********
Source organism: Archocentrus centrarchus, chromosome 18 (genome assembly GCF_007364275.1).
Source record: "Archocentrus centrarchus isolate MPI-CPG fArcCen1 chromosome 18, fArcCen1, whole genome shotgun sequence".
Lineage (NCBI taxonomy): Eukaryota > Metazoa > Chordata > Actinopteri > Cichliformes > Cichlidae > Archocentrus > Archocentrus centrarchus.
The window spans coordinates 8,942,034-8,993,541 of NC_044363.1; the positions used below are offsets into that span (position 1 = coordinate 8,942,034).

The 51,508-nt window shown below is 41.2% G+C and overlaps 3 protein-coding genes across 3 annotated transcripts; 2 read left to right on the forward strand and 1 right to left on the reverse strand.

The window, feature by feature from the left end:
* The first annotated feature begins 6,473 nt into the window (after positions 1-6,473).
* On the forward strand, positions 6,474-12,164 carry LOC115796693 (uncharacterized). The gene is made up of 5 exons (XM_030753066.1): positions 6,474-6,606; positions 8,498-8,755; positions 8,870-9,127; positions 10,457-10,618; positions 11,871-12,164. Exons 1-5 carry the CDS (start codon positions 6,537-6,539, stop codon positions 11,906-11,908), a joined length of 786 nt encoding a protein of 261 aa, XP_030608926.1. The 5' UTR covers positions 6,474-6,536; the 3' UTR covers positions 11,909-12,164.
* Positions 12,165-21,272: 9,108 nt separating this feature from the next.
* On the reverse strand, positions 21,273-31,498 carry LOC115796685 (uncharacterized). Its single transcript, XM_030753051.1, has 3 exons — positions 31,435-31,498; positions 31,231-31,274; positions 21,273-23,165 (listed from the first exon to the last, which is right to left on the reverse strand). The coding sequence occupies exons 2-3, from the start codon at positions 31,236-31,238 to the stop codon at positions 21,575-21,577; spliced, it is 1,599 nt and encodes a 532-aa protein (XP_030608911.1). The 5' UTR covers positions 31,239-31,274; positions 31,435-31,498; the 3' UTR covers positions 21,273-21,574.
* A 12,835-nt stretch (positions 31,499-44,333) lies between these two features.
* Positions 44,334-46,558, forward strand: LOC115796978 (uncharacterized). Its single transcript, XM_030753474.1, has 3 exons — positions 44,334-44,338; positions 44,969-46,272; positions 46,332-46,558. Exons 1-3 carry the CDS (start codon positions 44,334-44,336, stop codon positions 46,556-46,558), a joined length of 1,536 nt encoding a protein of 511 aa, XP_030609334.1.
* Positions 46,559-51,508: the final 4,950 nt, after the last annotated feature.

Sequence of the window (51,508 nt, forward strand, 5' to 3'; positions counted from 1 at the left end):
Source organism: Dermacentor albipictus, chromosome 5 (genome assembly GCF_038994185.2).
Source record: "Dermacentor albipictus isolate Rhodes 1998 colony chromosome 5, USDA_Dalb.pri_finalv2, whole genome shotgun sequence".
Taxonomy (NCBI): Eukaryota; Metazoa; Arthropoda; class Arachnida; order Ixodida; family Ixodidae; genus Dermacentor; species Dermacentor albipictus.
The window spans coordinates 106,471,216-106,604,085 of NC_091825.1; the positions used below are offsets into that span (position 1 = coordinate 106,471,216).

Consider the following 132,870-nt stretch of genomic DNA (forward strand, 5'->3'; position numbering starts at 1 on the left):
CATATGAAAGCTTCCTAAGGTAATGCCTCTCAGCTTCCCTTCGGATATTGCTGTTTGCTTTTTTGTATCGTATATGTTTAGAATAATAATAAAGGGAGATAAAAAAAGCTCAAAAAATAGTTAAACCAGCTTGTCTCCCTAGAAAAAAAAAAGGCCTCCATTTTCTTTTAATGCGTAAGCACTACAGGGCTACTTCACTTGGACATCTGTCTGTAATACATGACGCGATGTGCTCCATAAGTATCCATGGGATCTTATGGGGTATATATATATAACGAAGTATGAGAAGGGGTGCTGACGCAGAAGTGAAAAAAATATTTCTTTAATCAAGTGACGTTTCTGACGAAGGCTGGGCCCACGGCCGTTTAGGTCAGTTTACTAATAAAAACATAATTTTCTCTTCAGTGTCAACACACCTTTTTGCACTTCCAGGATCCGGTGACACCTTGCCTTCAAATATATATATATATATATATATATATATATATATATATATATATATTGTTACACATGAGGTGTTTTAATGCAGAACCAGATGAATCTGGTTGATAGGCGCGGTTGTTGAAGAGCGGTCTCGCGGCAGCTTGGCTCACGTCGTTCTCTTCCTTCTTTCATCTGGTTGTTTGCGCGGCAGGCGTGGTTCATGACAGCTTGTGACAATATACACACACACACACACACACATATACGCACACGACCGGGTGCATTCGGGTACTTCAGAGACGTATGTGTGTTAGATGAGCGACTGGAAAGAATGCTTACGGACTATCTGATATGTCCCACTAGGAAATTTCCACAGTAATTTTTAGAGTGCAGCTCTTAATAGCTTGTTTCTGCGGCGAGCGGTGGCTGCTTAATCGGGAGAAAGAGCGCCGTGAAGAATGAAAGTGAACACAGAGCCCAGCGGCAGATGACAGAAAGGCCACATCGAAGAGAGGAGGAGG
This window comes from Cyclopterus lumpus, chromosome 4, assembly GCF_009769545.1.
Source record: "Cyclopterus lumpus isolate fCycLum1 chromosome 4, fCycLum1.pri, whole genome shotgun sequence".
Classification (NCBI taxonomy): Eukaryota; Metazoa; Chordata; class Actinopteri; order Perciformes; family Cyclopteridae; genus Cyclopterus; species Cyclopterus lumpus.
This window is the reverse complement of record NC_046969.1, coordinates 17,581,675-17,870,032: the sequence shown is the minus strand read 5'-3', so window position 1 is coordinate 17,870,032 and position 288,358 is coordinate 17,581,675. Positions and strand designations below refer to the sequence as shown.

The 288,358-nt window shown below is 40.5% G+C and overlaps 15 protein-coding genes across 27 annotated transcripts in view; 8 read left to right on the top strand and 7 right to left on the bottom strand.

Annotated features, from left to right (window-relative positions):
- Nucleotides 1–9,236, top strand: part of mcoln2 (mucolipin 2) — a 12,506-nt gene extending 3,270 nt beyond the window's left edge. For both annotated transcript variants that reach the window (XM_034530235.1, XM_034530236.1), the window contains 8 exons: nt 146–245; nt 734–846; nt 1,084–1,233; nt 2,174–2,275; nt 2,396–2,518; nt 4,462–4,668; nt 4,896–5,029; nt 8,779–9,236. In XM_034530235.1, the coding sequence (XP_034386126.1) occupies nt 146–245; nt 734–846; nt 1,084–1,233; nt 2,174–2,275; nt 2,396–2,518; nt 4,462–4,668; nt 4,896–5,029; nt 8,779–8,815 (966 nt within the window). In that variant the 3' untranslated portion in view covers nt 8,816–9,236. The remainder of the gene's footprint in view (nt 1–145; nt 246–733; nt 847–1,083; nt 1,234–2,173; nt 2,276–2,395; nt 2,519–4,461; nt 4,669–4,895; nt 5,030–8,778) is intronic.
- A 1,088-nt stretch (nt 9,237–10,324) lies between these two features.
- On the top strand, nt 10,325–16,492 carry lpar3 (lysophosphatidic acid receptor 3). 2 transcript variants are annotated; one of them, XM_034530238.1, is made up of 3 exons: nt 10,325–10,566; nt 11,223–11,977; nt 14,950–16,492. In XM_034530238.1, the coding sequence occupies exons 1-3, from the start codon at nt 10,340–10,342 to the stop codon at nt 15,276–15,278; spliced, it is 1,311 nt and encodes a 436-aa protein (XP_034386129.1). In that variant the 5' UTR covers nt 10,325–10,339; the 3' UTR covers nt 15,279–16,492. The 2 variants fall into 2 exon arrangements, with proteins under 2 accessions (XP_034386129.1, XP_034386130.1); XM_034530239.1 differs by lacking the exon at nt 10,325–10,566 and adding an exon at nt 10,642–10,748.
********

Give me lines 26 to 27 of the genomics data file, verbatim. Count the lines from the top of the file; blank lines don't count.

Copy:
Annotated features, from left to right (window-relative positions):
- Nucleotides 1–9,236, top strand: part of mcoln2 (mucolipin 2) — a 12,506-nt gene extending 3,270 nt beyond the window's left edge. For both annotated transcript variants that reach the window (XM_034530235.1, XM_034530236.1), the window contains 8 exons: nt 146–245; nt 734–846; nt 1,084–1,233; nt 2,174–2,275; nt 2,396–2,518; nt 4,462–4,668; nt 4,896–5,029; nt 8,779–9,236. In XM_034530235.1, the coding sequence (XP_034386126.1) occupies nt 146–245; nt 734–846; nt 1,084–1,233; nt 2,174–2,275; nt 2,396–2,518; nt 4,462–4,668; nt 4,896–5,029; nt 8,779–8,815 (966 nt within the window). In that variant the 3' untranslated portion in view covers nt 8,816–9,236. The remainder of the gene's footprint in view (nt 1–145; nt 246–733; nt 847–1,083; nt 1,234–2,173; nt 2,276–2,395; nt 2,519–4,461; nt 4,669–4,895; nt 5,030–8,778) is intronic.